The “Taper Tantrum” revisited

In the recent Booth School of Business conference in New York, a handful of authors, from academia and the markets, conclude:

“Our procedure attributes most of the bond market selloff during the 2013 ‘taper tantrum’ to better economic news rather than to changing expectations for the end of balance sheet expansion,” the authors wrote.

Independently, David Andolfatto in a blog post reaches a similar conclusion:

Consumption growth turned positive in 2013.4, and continued to climb well into 2015. So while the tantrum may have contributed to the spike up in yields, the reason they stayed higher is because of an increasingly bullish outlook for the economy. 

I find the argument that the bond sell-off during the “taper tantrum” (TT), was due to better economic news/increasingly bullish outlook hard to swallow.

The chart illustrates.


1 Bernanke Testimony before Congress May 22 2013 ““The Committee currently anticipates that it would be appropriate to moderate the monthly pace of purchases later this year.”

2 Bernanke Press Conference June 19 2013 in which the Chairman optimistically described economic conditions and again suggested that asset purchases might be reduced later in 2013.

3 FOMC Meeting September 2013 Asset purchases maintained

4 FOMC Meeting December 18 2013 “The Committee sees the improvement in economic activity and labor market conditions over that period as consistent with growing underlying strength in the broader economy. Beginning in January, the Committee will add to its holdings of agency mortgage-backed securities at a pace of $35 billion per month rather than $40 billion per month, and will add to its holdings of longer-term Treasury securities at a pace of $40 billion per month rather than $45 billion per month.

5 FOMC Meeting July 30 2014 All but confirms the taper will end in October. At the same time, the ECB indicates it will start asset purchases in October.

Now, monetary policy generally believed to be a major force powering the economic recovery, therefore, if the Fed is going to withdraw monetary stimulus earlier than previously expected it is logical that yields rise.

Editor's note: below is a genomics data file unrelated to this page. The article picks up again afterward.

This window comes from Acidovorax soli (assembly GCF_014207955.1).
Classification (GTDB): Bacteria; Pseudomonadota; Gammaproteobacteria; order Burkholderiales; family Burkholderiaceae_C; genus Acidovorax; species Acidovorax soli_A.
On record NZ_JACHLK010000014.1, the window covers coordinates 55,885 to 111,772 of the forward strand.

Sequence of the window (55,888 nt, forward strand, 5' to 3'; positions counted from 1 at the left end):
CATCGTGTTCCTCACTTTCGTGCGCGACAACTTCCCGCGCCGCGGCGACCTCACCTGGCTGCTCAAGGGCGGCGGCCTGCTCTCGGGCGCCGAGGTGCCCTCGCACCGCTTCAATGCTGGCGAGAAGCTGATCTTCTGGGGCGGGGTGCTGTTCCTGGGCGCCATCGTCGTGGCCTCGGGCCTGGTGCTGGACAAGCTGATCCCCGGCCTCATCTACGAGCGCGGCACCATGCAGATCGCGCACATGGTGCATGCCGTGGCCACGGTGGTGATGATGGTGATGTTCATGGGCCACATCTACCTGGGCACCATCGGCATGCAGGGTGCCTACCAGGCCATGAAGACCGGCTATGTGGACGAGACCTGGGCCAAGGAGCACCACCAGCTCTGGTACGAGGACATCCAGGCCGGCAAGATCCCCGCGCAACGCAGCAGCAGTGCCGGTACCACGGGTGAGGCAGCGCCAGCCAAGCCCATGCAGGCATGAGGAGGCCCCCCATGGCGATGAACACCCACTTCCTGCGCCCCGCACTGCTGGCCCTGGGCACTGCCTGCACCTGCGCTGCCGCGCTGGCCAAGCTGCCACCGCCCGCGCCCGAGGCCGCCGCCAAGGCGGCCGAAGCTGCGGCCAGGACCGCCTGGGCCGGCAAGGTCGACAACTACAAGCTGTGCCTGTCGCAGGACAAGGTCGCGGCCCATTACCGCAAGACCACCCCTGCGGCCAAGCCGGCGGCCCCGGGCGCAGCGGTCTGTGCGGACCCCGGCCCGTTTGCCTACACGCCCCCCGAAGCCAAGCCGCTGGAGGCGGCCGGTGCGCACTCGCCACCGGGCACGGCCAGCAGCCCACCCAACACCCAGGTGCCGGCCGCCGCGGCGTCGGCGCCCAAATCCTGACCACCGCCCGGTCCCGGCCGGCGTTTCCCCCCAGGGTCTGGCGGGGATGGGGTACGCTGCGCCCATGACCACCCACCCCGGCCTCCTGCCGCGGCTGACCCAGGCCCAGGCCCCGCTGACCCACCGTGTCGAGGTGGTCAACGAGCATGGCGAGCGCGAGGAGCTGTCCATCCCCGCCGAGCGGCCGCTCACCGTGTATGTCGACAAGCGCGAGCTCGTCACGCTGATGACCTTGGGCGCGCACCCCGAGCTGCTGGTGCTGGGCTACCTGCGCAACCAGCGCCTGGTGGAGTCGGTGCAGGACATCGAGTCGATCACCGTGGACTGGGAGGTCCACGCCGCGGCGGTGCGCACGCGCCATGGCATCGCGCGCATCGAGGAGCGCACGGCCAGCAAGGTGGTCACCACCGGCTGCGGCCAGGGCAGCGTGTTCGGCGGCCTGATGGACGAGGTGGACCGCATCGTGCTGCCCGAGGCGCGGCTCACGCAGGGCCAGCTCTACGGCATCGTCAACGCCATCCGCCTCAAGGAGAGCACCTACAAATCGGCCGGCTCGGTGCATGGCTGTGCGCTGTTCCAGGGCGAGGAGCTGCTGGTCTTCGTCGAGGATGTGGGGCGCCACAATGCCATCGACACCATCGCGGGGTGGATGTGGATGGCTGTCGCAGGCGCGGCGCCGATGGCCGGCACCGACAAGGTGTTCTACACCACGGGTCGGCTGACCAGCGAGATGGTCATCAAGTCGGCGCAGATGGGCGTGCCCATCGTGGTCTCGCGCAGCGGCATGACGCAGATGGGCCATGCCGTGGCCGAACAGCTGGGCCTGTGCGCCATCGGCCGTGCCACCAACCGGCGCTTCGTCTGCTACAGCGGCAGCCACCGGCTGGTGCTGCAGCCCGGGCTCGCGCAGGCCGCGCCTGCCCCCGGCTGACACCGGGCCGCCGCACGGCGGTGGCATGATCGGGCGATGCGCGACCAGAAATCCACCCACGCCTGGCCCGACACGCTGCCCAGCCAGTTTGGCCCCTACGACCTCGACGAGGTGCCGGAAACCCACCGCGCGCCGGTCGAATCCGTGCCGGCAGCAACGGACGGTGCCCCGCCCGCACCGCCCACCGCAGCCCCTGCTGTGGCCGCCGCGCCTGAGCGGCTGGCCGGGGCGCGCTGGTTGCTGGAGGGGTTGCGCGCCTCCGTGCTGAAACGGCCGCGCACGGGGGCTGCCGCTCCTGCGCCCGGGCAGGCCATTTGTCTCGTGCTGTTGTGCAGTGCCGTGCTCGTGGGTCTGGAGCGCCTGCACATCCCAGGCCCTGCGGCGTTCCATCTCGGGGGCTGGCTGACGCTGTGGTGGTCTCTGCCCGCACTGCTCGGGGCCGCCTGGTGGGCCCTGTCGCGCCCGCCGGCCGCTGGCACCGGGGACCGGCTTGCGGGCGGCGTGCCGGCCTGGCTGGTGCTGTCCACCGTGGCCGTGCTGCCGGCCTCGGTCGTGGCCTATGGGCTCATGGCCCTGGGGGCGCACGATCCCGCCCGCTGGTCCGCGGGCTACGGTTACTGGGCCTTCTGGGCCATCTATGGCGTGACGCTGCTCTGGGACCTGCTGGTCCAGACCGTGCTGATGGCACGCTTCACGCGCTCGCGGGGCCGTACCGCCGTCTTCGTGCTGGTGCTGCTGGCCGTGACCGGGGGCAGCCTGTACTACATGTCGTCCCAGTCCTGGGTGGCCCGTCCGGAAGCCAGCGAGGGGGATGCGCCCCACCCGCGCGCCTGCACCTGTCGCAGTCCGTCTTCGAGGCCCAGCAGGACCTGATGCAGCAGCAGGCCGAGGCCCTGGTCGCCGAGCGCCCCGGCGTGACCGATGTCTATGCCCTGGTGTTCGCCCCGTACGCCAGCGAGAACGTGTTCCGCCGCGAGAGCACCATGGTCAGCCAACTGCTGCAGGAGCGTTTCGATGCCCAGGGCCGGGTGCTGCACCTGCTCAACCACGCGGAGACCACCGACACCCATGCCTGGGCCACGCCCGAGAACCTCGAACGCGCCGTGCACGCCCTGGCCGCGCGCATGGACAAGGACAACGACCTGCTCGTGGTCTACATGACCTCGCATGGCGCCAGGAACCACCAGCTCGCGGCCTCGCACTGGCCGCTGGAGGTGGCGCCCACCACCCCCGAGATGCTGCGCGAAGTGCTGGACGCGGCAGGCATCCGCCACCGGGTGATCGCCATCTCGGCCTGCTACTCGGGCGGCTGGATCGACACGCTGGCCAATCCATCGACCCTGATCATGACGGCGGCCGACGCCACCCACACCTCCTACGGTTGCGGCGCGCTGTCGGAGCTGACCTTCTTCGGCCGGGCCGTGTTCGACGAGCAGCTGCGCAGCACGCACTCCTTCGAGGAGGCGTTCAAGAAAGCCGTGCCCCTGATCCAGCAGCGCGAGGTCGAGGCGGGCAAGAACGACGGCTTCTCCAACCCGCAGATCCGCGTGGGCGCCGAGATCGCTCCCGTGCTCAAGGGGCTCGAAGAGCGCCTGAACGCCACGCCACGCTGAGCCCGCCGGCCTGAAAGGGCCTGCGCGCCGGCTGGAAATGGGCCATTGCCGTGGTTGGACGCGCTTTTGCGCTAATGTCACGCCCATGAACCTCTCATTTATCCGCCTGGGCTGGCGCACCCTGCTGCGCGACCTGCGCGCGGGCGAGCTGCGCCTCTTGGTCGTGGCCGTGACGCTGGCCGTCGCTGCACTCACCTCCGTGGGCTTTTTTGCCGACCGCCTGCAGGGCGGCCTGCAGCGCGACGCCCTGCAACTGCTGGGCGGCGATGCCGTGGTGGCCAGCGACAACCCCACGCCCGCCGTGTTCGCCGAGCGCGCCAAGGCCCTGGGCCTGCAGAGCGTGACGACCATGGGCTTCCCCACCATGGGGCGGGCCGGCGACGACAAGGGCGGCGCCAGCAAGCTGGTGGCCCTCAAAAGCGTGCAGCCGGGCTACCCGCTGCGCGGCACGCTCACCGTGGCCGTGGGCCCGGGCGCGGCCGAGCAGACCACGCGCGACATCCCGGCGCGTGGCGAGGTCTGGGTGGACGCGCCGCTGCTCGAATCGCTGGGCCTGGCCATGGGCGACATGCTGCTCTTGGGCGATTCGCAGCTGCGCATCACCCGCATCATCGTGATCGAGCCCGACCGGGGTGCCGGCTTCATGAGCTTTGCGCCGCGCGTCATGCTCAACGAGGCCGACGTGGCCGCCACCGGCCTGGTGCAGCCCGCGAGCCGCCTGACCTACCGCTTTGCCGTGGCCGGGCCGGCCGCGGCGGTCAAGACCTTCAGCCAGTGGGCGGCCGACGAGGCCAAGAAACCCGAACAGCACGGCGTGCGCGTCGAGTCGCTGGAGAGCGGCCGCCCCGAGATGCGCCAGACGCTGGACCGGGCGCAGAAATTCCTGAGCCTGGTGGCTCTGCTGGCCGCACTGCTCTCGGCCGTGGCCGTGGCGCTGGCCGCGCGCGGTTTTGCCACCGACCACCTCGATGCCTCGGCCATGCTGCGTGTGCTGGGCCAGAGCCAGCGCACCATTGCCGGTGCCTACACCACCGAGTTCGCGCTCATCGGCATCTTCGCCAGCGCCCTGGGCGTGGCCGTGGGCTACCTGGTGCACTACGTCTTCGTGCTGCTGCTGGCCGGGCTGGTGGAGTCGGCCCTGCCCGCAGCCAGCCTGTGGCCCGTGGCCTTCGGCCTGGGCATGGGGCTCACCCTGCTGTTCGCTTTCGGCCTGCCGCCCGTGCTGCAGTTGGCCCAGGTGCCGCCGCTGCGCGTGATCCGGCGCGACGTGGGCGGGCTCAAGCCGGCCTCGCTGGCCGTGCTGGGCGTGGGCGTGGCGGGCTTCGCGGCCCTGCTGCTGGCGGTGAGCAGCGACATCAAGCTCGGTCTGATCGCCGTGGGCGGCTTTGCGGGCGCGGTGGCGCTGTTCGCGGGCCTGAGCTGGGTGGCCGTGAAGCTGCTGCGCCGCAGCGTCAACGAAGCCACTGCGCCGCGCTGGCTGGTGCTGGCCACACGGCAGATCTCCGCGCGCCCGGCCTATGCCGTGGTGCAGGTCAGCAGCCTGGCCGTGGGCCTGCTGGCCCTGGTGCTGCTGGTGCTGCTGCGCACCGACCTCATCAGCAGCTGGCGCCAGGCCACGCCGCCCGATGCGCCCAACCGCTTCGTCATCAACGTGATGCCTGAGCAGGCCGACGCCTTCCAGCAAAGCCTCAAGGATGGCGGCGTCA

In the September Meeting (“later in the year”) when nothing happened, yields stop rising. Interestingly, when the Fed announces that the taper will slowly begin in January 2014 because the Fed sees” improvement in economic activity and labor market conditions”, yields trend down!

If the arguments that most of the bond market sell-off during the TT was due to a “bullish outlook”, I would expect to see long-term inflation expectations rise. As the chart below indicates, however, inflation expectations fall, consistent with the Fed withdrawing stimulus.

Notice that while inflation expectations remain relatively stable throughout the taper, after the July 30 2014 Meeting, when the end of the taper in October is “confirmed” AND the ECB indicates it will start asset purchases, inflation expectations take a dive!

That indicates that monetary policy was being effectively tightened. Additional evidence is provided by the broad dollar trade-weighted index chart below. The dollar doesn´t move much throughout the TT and the taper. However, the combination of no Fed asset purchases and start of ECB asset purchases, a combination that indicates relative tightening in the US, the dollar appreciates significantly.

The movements observed in long yields, inflation expectations and the dollar after mid-2014 are consistent with lowered growth expectations (not bullishness). The chart below shows that in 2015-16 real output growth shrunk significantly.

Tomorrow, Jay Powell makes his first formal appearance. He should be cautious…


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